No Electronic Submissions
Ugh. I printed sheaves of paper and packaged them in perfect little envelopes and shipped them off for my book, but I’m not doing that for a poem or a short story. I’m all for being old-fashioned, except when it comes to submitting writing to publishers. Come on guys, it’s the new millennium, and then some. You can take online submissions, I just know you can. Give it a try.
Agented Submissions Only
A lot of the best publishing houses—the ones whose names you would recognize—only look at your work if you have an agent. Writing advice books will tell you to go to the bookstore (if your town still has one), browse the shelves, and find books similar to yours. Then see who published those books. Those are the publishers you’ll want to query for your own book. But this advice is almost useless, because most of those publishers will only work with agents. What the writing books should say is, “Get yourself an agent.”
Then there are the ones that are jerks, but you can’t think of any reason to rule them out so you submit anyway, knowing before you even put your work in the mail that they are going to hate it and snark at it all week. And they’ll print it out and pin it to the bulletin board in the break room with a header over it: Idiot Submission of the Week. I know they will do this, because this is what I used to do with resumes when I was a recruiter. I know that’s hurtful, but some resumes are just too funny not to share with your coworkers, and I’m sure some writing submissions are the same.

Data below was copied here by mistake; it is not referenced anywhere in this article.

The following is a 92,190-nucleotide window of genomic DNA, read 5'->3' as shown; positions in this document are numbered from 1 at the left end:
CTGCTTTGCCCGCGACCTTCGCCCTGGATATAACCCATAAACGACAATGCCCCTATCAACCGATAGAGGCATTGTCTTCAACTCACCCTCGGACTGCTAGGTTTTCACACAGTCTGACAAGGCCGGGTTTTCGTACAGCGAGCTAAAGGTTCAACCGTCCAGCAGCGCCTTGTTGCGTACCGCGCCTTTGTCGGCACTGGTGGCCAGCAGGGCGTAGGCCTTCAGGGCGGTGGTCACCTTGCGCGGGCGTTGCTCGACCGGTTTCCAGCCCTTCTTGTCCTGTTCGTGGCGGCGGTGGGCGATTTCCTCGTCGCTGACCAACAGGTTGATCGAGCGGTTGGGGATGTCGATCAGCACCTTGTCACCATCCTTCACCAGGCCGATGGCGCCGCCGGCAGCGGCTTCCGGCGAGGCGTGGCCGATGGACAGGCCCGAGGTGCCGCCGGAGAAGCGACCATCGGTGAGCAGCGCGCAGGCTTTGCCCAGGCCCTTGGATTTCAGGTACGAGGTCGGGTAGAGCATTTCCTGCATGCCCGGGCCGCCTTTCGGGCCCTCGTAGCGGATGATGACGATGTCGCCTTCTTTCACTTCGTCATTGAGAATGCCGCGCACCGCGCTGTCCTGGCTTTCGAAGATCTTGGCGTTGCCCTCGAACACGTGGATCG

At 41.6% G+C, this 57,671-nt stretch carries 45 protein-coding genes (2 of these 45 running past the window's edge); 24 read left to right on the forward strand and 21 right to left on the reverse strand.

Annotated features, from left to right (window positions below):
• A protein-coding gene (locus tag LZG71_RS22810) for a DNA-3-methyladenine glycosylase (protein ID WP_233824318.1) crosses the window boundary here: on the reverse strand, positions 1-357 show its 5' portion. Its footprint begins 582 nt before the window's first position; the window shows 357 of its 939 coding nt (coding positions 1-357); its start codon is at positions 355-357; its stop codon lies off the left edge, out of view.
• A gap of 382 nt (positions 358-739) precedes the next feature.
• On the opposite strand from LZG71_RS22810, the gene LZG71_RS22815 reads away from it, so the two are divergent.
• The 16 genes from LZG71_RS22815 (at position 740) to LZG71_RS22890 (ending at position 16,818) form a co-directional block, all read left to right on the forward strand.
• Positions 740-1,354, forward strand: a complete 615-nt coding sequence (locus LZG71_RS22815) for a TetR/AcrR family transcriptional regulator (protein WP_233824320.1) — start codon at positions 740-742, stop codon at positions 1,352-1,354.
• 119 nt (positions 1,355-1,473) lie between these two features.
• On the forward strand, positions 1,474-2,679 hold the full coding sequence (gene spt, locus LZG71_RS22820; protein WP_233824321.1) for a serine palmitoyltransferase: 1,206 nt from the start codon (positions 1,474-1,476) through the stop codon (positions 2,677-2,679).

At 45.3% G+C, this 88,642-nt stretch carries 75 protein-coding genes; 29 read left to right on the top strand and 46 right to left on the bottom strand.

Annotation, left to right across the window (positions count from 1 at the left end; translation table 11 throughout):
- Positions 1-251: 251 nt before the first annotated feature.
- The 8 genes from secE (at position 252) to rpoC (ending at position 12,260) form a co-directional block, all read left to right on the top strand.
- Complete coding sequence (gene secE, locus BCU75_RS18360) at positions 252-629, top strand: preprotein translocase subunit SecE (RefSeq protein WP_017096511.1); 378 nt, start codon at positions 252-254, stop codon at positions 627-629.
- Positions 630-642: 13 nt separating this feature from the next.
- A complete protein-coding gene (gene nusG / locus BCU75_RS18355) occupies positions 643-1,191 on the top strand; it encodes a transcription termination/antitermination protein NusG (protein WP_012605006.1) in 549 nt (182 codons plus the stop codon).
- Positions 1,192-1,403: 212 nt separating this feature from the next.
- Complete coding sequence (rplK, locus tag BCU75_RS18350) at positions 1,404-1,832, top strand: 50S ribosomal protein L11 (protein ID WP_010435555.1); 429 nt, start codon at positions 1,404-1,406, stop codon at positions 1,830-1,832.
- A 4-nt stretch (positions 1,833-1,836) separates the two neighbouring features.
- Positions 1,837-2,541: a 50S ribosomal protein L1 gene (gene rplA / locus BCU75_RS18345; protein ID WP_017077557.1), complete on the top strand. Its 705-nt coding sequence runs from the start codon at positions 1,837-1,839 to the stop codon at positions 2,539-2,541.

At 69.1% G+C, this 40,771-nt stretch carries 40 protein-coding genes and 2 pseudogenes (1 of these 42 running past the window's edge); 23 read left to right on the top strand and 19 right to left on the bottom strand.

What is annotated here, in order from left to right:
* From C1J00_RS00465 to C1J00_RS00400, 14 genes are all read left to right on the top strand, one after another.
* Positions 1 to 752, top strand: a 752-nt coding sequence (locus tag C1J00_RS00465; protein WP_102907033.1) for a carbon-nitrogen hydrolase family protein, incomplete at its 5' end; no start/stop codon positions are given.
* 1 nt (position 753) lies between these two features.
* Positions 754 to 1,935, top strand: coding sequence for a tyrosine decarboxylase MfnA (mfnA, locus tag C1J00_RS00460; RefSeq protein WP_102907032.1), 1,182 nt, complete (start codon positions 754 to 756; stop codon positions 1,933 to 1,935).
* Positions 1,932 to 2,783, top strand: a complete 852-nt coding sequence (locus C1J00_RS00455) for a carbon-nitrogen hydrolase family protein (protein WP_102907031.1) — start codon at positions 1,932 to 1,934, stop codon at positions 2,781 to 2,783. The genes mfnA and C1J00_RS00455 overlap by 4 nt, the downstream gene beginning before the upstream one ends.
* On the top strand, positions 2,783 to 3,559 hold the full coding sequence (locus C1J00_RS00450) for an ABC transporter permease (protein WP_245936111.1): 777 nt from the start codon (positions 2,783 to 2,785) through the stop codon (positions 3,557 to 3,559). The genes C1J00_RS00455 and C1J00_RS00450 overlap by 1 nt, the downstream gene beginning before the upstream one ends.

Listen to this warning from an actual publisher: “Your work must not suck. Bad art should be punished; we will not promote it.”
Usually, the worst that can happen is they say no. But in this case, I’m thinking… is the worst case that they punish me in some weird, artistic way? I’m scared. The funny thing is, I submitted to them anyway, and I received a kindly worded email back.
At this point in the game, I do not rule out non-paying markets. I need publishing credits, so I will take what I can get. (I should write self-esteem manuals, right?) But later, after I’ve been published all over the place, I will probably only submit to places that actually pay for my writing. I hope this will happen one day.
Update! I published my poem. Some kind, saintly soul thought it was good enough to include in their magazine. (Check it out here! Picasso’s Diary: http://www.talbot-heindl.com/2016/02) I submitted to 18 places, was rejected by 4, and withdrew from the other 13 after I was accepted. I mean, after the poem was accepted. Freudian slip. But after all, that’s what getting published is really about, isn’t it? Being accepted.